Here are the places you can search: 

I. Your Library website

Go to your library website. You may find that your librarians have put together research guides for your discipline. You may want to start there and look through databases related to your field.

If you’re looking for print materials or e-books, the library also has a wide selection that you can search through.

II. Google Scholar

Google Scholar is another great resource for finding articles and books related to your research project. Go to scholar.google.com. Search for your topic, and then use the settings options to limit your search to a certain year range. If you’re on your university wifi, when you open a page from Google Scholar, you might be able to access the article right away. Other times, the website will indicate you need a subscription to access the article. In that case, you have to do a little more work to get access to the article. Here are the other ways you can find that article:

  1. Google the name of the article surrounded by quotation marks followed by “pdf.”
    1. Example: “Development of multiliteracies and use of affordances on Whatsapp: A Brazilian experience” pdf
    1. When you search the article title, you might be taken to a PDF of the article. This is because sometimes a scholar has uploaded their paper on their personal website, researchgate.net, or academia.edu
  2. Go to your university library website and put the name of the article surrounded by quotation marks in the search bar.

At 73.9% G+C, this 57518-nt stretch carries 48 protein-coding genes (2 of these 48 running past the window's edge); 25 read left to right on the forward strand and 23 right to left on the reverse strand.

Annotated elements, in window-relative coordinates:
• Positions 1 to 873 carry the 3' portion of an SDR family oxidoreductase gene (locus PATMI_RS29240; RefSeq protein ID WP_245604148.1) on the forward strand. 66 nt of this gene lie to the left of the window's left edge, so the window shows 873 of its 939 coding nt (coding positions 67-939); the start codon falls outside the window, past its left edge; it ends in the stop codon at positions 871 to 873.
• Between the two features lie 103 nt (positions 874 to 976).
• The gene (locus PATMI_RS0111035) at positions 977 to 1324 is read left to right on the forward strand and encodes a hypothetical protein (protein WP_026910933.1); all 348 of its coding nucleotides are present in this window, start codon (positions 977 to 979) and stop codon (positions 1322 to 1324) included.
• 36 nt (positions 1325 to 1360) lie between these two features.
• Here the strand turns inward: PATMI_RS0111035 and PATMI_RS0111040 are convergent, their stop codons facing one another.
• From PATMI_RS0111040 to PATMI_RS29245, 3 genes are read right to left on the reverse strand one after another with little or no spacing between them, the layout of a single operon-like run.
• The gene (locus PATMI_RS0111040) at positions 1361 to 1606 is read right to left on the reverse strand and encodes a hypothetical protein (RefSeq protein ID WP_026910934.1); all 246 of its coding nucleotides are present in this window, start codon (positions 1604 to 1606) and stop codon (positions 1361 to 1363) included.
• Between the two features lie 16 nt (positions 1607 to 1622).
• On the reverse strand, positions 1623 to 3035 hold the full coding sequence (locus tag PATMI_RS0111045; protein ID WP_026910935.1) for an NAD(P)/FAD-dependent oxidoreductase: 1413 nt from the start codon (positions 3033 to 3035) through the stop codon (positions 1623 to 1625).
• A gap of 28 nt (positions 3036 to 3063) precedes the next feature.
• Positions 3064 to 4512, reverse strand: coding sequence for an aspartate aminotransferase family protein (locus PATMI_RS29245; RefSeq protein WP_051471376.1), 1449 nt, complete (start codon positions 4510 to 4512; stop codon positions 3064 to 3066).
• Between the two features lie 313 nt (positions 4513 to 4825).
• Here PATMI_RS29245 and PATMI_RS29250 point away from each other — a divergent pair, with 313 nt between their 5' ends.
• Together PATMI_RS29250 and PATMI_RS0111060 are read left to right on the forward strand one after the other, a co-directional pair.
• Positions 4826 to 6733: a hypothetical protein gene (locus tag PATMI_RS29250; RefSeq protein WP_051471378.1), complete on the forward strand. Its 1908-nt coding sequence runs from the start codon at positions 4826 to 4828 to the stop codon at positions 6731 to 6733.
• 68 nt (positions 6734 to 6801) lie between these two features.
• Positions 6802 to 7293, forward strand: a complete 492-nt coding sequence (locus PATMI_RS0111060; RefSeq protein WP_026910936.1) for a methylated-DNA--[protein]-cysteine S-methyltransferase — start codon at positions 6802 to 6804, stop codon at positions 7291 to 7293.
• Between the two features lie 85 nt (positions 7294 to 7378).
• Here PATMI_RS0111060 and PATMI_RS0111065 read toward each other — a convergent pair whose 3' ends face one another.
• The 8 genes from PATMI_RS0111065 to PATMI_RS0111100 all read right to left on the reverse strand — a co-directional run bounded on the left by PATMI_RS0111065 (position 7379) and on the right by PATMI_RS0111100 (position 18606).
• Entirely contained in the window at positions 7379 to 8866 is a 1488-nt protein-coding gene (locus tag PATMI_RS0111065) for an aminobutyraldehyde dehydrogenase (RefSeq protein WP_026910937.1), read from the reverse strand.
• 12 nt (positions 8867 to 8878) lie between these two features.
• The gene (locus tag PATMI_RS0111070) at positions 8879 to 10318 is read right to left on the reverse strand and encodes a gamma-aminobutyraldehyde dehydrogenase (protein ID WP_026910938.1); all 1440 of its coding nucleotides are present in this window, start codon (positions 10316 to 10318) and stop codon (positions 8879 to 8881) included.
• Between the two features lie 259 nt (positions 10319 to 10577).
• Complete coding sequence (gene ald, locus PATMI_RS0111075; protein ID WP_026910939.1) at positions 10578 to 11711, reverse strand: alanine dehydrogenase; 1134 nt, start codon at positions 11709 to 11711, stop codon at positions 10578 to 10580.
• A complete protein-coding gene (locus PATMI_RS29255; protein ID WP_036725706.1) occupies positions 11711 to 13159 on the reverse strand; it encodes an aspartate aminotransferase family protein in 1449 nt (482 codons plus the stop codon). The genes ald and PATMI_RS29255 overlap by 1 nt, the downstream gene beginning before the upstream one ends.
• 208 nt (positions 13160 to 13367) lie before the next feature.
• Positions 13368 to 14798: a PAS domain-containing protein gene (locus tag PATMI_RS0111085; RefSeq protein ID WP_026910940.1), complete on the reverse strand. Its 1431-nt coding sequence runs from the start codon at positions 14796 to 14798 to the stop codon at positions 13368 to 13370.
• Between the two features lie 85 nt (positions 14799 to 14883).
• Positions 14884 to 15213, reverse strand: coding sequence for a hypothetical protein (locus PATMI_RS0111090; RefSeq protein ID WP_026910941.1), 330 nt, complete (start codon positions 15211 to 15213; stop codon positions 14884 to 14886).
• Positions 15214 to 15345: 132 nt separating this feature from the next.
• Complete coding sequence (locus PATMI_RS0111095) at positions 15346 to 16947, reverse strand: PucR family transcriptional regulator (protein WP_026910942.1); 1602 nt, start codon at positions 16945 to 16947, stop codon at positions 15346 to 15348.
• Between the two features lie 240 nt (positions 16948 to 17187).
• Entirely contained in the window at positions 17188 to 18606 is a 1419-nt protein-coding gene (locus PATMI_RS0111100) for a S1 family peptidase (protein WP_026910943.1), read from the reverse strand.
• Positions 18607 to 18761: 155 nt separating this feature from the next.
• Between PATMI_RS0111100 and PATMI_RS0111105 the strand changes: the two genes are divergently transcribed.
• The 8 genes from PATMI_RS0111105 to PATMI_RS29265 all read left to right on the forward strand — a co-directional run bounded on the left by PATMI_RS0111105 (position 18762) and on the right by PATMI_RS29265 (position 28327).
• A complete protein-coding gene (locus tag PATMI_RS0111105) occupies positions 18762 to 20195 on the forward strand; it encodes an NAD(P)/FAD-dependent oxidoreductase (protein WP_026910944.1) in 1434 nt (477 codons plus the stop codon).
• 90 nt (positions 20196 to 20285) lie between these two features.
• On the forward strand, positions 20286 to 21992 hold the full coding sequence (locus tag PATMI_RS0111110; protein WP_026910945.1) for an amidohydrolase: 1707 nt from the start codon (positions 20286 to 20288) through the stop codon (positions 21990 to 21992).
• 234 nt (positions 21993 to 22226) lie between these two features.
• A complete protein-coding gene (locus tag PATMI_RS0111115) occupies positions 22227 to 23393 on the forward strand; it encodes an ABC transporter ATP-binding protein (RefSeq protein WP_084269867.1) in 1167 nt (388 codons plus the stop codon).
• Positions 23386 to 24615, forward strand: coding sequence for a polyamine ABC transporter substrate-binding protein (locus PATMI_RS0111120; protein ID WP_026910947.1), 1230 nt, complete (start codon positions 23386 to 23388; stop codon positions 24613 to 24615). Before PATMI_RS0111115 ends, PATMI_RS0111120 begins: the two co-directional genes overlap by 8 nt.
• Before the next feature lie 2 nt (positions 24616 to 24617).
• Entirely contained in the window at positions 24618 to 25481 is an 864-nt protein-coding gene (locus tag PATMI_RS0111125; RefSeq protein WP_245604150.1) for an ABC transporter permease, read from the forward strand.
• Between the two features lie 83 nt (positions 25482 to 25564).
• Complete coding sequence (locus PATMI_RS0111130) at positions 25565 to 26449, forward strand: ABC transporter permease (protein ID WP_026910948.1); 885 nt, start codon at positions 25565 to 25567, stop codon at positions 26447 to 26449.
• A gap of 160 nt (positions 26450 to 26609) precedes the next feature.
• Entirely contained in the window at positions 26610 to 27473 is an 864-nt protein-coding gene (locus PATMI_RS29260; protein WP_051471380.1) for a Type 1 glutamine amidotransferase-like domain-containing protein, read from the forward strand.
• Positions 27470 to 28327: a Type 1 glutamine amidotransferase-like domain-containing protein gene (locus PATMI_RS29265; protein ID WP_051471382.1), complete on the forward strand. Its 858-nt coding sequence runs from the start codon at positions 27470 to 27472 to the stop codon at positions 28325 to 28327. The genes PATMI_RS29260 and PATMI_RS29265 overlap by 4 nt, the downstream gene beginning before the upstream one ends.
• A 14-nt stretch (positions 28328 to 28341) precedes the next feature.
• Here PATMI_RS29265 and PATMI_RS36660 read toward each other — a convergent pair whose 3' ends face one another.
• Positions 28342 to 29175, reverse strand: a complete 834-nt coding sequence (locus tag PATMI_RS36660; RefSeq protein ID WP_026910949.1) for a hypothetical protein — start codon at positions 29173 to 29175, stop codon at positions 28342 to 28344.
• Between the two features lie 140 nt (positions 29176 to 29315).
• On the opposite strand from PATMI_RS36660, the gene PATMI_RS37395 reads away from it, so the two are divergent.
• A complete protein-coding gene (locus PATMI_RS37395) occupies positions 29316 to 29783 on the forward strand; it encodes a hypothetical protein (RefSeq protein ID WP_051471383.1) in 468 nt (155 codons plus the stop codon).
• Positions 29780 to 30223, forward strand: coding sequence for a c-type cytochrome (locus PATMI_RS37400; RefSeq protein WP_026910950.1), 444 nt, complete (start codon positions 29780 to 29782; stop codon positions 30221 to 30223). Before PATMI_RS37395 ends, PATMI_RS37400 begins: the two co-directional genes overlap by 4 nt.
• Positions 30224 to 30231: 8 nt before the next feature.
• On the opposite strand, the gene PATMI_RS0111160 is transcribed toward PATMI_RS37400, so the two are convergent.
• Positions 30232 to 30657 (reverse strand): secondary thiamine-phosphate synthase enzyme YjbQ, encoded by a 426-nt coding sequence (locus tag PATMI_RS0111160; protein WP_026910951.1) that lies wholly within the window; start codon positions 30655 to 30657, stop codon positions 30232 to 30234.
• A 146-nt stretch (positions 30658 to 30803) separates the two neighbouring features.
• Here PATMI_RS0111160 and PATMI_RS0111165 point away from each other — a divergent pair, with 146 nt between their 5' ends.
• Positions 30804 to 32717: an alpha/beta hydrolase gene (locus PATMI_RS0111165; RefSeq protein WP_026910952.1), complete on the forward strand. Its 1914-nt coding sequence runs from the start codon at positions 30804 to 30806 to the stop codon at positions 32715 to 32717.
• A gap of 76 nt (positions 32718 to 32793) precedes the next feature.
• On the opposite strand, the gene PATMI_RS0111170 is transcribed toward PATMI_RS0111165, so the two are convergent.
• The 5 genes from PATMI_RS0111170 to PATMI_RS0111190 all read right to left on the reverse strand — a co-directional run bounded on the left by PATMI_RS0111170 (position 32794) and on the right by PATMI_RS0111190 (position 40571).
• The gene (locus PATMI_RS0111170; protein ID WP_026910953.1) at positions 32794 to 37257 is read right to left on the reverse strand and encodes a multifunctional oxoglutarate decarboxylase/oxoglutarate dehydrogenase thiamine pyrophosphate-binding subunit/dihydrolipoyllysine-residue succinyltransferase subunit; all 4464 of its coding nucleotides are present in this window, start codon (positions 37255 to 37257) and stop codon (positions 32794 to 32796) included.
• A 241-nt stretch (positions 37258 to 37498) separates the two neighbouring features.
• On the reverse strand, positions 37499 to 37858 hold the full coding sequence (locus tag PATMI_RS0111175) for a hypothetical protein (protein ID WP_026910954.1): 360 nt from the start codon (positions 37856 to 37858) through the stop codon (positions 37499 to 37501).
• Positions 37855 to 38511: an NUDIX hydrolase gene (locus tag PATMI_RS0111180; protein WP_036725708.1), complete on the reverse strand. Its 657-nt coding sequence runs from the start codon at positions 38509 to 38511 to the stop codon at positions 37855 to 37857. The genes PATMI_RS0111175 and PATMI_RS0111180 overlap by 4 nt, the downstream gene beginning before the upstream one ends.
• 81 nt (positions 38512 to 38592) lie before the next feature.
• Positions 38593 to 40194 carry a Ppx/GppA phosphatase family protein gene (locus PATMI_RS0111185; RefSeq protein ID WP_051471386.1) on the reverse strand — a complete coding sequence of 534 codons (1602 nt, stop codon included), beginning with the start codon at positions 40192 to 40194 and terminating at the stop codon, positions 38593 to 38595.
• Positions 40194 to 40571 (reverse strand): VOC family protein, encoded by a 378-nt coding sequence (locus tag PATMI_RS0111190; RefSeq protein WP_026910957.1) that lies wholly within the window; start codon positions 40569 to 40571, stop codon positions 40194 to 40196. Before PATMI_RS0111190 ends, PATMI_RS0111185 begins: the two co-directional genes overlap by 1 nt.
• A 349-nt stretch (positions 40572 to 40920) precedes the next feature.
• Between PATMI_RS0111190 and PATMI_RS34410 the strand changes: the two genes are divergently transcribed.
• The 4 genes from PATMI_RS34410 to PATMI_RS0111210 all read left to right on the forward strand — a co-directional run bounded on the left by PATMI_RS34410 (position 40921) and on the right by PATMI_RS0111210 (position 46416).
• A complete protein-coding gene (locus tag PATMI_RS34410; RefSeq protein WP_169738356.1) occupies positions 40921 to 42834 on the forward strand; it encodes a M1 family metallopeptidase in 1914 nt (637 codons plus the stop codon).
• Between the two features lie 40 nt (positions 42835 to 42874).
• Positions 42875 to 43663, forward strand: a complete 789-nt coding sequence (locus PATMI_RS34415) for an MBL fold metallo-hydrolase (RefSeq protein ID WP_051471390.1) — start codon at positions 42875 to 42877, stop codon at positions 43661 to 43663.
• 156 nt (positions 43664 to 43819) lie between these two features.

1. Example: “ExampleParental media socialization and educational attainment: Resource or disadvantage?”
    1. Sometimes the library will provide you with a link to the article as a downloadable PDF or it will redirect you to the publisher’s website where you will have access to download the PDF of the article.
  3. Look at the name of the journal where the article is published. Find the journal on your library website and open the link that will be redirected from your institution’s library website if your institution pays for a subscription to that journal. You can search for your article by name or search for the volume and issue it was published in. Then hopefully you’ll be given access to to download the article as a PDF. If not, then go back to the search page and see if there are other links to the same journal.
  4. Then finally, if you can’t find the source you’re looking for after trying all of the above-mentioned methods, then go to the library’s Interlibrary Loan form. You will fill out the online request form for the type of media (book, article, etc.) you are looking for, and your library will reach out to other libraries to see if they have your book. They will then send the book to your library on loan for you. If you just want an article or a book chapter, you may be able to get a PDF of it.

Those are the basics! I hope you find them helpful!